Saturday, May 7, 2016

D.C. and Virginia part 1 - Potomac River

In the second week of May I traveled to D.C. to visit my friend Pat Kerwin.  It was the first time I took a flight for the sole purpose of a fishing trip!  We had been talking about a snakehead and shad trip for quite a while, and I was excited that the time had finally arrived.  My flight landed late Friday night - well after midnight - but I felt well rested the next morning and ready to fish.  We started off at a small discharge to see if I could get my lifer striped bass out of the way.

We  were surprised to find our friends Michael and George already at the discharge when we arrived!  Pat and I knew they would be in town, but we hadn't made any plans to meet them that morning.  It was good to finally meet George in person, because he would be joining our group to Peru later in the summer.  Fishing was slow, and I wasn't able to catch my striper.  I did catch a few bass and white perch.

Largemouth Bass (Micropterus salmoides)




White Perch (Morone americana)


After lunch Pat and I headed to his top secret snakehead spot.  It was a huge privilege to be taken there.  On the way we tossed chatterbaits at a couple of spots where Pat has caught snakehead before, but we didn't get any hits.  The water was muddy, so all we could do was fish close to structure where we thought fish might be hanging out.  The water at Pat's good spot is clear, and when we arrived we could see nearly a dozen snakeheads hugging the bottom.  On my first cast I hooked up, but the fish came off.  Second cast hooked up again, and this time the fish was on!  Snakehead can swim backwards by undulating their long dorsal fin, which makes for a very unusual fight.  It's kind of like playing tug of war with a small bulldog.  It didn't take too long to bring it in though, and man was I stoked when I saw the size of it.  30 inches and beautiful fins and markings.  Thanks so much Pat!

Northern Snakehead (Channa argus) - new hook & line species #329
I made quite the ruckus bringing my fish in, but Pat was able to hook into one as well before the rest of the fish spooked and took off.  He played around with under water photographs while I was trying to recover my chatterbait, and some of the photos turned out really well.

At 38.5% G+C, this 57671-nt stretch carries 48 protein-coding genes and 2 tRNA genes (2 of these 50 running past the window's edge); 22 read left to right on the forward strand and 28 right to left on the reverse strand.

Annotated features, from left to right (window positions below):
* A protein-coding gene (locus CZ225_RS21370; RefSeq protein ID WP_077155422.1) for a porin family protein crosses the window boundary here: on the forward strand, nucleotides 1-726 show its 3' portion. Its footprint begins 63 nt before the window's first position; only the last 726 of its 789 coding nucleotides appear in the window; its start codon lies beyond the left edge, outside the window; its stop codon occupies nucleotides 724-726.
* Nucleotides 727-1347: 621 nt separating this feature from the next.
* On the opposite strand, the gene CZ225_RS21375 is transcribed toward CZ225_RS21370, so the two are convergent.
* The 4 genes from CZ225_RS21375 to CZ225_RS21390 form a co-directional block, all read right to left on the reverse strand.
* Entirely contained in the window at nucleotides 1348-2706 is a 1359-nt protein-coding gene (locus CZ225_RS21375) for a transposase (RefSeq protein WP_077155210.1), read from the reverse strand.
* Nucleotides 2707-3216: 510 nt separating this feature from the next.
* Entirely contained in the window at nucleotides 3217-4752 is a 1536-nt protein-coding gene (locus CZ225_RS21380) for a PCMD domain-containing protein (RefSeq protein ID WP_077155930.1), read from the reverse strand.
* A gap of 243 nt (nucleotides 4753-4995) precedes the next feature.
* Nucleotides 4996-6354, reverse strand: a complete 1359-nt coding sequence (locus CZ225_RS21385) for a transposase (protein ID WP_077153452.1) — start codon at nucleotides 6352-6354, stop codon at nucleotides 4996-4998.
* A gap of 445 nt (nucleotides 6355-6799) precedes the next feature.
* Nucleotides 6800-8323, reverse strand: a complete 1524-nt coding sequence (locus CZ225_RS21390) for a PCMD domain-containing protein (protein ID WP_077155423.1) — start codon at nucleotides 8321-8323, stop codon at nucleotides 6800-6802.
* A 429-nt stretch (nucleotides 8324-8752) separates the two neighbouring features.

It  really was a bummer that I spooked the rest of the fish.  We tried the current seam where the clear water met the muddy water, had a few follows, but did not get hit.  Our only option was to continue on and see if we could find more fish elsewhere.  I saw a few snakeheads as I was wading in shallow water, but they always saw me as well and refused to bite.  My last fish from this spot was a nice largemouth bass that hit right next to one of the bridge pilings.

Largemouth Bass (Micropterus salmoides)


In  the evening Pat's wife Lia joined us, and we headed down to the Potomac River's tidal basin near the Washington monument.  We saw a few snakehead here as well, but they refused to bite.  After a while we put away our lures and switched to worms and cut bait.  We caught a variety of sunfish, white catfish, channel catfish, and striped bass.

Redbreast Sunfish (Lepomis auritus)




Pumpkinseed (Lepomis gibbosus)




White Catfish (Ictalurus catus) - new hook & line species #330


My  lifer striped bass hit a small pearl colored curly tail jig.

Striped Bass (Morone saxatilis) - new hook & line species #331


Lia wandered off in search of her lifer striped bass as well.  She came back successful, and of course hers was bigger than mine.


Several of the white and channel catfish were missing one or both of their eyes.  I have not seen this in the midwest.  I'm curious if they're being born this way in the Potomac or if something is attacking their eyes when they're young.  The catfish seemed to be in good health regardless of how many eyes they had.

Channel Catfish (Ictalurus punctatus)
It's hard to keep your fishing spot a secret when one of our most famous national monuments is in the background, haha.  Thank you Pat and Lia for a fantastic first day of my trip.

3 comments:

  1. Love the underwater snakehead face shot

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  2. nice post man. I got 2 new species this week as well - Kelp Greenling and Quillback Rockfish.

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    1. Awesome, nice job! Congrats on getting married as well.

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